It was the best of days, it was the worst of days, with plenty of good and bad news to report. On October 18,  a large crowd of fluoride fighters flocked to City Hall for the long-awaited City Council Public Health and Human Services Committee meeting, forcing a change of location from the modest-sized Boards and Commissions Room to Council Chambers. Among the  22 anti-fluoride speakers were concerned citizens of all stripes, including doctors, dentists, Ph.D. scientists, registered dental hygenists, nurses, computer professionals – and at least one poet.  While the meeting’s focus was the addition of a health warning to the monthly utilities bill, the speakers covered their topic from a broad range of perspectives. Their 3-minute presentations were intelligent and well-crafted. Characteristically, Austin’s mainstream media were a no-show, but Joe Conger, an Emmy-winning San Antonio broadcaster who’s been working on a major fluoride story for weeks, came up with his cameraman.  We look forward to seeing his piece when it appears on KENS-5 TV. 

That’s the good news.  The bad news:  the Committee – comprising Mike Martinez (chair), Laura Morrison, and Chris Riley – failed to act, beyond a listless motion to continue gathering “more information” from the CDC and its derivitave agencies, i.e. the same corrupt sources that have held water fluoridation in place for over half a century.  A bitter disappointment to some; to others, no surprise.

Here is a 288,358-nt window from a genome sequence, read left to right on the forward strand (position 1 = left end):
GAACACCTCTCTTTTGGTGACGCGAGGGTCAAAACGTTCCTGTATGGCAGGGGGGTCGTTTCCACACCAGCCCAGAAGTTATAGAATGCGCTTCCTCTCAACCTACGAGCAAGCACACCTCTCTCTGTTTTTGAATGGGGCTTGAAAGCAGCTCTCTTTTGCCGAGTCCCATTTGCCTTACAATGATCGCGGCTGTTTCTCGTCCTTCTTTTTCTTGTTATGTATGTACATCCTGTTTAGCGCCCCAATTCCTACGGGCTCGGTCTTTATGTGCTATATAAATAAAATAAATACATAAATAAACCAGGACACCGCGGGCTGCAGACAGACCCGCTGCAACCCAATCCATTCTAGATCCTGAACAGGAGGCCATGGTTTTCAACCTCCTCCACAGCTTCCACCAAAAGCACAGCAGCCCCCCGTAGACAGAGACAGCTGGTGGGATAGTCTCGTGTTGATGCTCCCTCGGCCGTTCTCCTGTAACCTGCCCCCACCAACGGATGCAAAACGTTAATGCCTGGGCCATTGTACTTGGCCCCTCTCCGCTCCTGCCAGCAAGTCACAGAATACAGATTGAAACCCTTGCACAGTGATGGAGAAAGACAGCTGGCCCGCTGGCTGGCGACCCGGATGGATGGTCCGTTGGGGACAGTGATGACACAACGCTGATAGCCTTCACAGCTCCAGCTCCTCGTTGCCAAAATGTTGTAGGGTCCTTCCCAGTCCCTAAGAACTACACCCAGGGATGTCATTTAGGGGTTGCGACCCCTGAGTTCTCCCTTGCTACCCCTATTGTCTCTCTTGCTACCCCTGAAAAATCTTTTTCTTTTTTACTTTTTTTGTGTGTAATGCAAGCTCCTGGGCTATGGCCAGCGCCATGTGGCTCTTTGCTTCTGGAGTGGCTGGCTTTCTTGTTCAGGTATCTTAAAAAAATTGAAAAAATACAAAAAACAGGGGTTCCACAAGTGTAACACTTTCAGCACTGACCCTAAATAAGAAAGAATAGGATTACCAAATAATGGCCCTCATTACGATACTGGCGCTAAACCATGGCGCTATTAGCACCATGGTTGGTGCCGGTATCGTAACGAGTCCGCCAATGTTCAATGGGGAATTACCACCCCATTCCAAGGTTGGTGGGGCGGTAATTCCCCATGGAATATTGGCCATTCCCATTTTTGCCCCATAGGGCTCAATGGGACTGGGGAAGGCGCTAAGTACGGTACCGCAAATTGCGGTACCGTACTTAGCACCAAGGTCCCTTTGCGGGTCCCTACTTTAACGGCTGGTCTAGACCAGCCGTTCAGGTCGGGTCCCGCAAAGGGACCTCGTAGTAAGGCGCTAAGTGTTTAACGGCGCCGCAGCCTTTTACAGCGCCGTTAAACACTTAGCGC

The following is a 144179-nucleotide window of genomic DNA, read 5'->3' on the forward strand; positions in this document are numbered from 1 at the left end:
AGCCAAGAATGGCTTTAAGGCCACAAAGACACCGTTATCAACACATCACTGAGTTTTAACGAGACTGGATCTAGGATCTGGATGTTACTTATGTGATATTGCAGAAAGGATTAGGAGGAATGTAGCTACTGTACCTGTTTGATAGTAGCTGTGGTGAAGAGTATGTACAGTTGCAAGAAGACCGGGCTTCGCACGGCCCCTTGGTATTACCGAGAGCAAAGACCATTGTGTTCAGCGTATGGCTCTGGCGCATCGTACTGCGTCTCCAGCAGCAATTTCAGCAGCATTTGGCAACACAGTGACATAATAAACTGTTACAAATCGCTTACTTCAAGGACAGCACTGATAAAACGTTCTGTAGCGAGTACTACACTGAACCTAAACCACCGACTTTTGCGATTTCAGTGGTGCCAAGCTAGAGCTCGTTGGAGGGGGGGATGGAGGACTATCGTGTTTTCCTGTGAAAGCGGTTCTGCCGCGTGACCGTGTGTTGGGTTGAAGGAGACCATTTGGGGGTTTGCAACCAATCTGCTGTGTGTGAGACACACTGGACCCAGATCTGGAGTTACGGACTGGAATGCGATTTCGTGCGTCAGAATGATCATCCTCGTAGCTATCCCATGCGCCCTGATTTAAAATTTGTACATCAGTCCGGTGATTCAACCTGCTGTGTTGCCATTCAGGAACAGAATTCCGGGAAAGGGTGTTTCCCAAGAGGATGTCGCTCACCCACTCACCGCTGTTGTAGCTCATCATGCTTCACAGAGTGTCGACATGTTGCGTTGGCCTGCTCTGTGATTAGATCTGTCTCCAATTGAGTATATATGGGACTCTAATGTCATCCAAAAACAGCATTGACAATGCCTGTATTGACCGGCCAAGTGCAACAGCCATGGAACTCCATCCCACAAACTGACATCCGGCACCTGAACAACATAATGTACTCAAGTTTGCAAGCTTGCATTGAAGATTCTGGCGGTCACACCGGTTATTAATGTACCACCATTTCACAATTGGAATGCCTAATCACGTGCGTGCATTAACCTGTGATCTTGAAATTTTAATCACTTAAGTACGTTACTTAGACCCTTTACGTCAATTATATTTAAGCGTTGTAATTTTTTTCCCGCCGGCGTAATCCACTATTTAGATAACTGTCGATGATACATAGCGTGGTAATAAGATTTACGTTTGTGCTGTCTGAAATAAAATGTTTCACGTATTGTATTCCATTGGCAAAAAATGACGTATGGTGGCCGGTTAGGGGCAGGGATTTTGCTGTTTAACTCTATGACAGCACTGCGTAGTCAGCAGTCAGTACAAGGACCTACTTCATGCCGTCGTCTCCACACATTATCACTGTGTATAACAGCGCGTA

A bit of back-story here.  Last March, then-councilmember Randi Shade, who chaired this committee at the time, bowed to Fluoride Free Austin’s two and a half years of persistent advocacy to hold two open meetings on the subject of water fluoridation under PHHSC’s auspices.  It was the first time our cause had been given official agenda item status in many years, and resulted in two memorable, well-attended, high profile events:  the “briefing” of March 22, 2011 which allowed for extensive citizen input, and the “work session” of May 18, 2011, a quasi-debate format in which our side thoroughly trounced the fluoride boosters imported all the way from Fort Stockton for the occasion. 

We owe Shade a debt of gratitude for bringing our cause to a public forum at last.  Her purpose in holding the special meetings, as well as what might have come out of them had she stayed at the helm remain unknown.  Exactly a month later, she was defeated for relection in a closely-watched runoff with Kathie Tovo.  Replacing her on PHHSC was Chris Riley (who in 2010, smugly declared that he didn’t need to be educated about fluoride).  

                                                 “…I don’t need to be educated…”

Mike Martinez stepped up to the position of committee chair. 

Coincident to these events was our discovery that Mosaic Co., the city’s new fluorosilicic acid vendor, includes a very explicit health warning about fluorosis – inclusive of children and infants – on its MSDS sheet.  A year ago, following a meeting with Austin health department and water utility officials, we had succeeded in getting a weakly-worded, nearly-irrelevant “warning” against mixing infant formula with tapwater placed on the Austin Water Utility website.  We now demanded a strong and precisely-worded warning, using the vendor’s and the CDC’s own language, be placed on the monthly utilities bill.*

For two months, between August and October, Martinez appeared to support us, albeit not in public.  According to some of our members who kept in touch with him on the issue, he told them privately that AWU lacked power to print  a such warning unless directed to do so by the Council.  The first step toward that process was approval by his committee which, he hinted, would be a virtual shoo-in.  Some of us believed him.  Others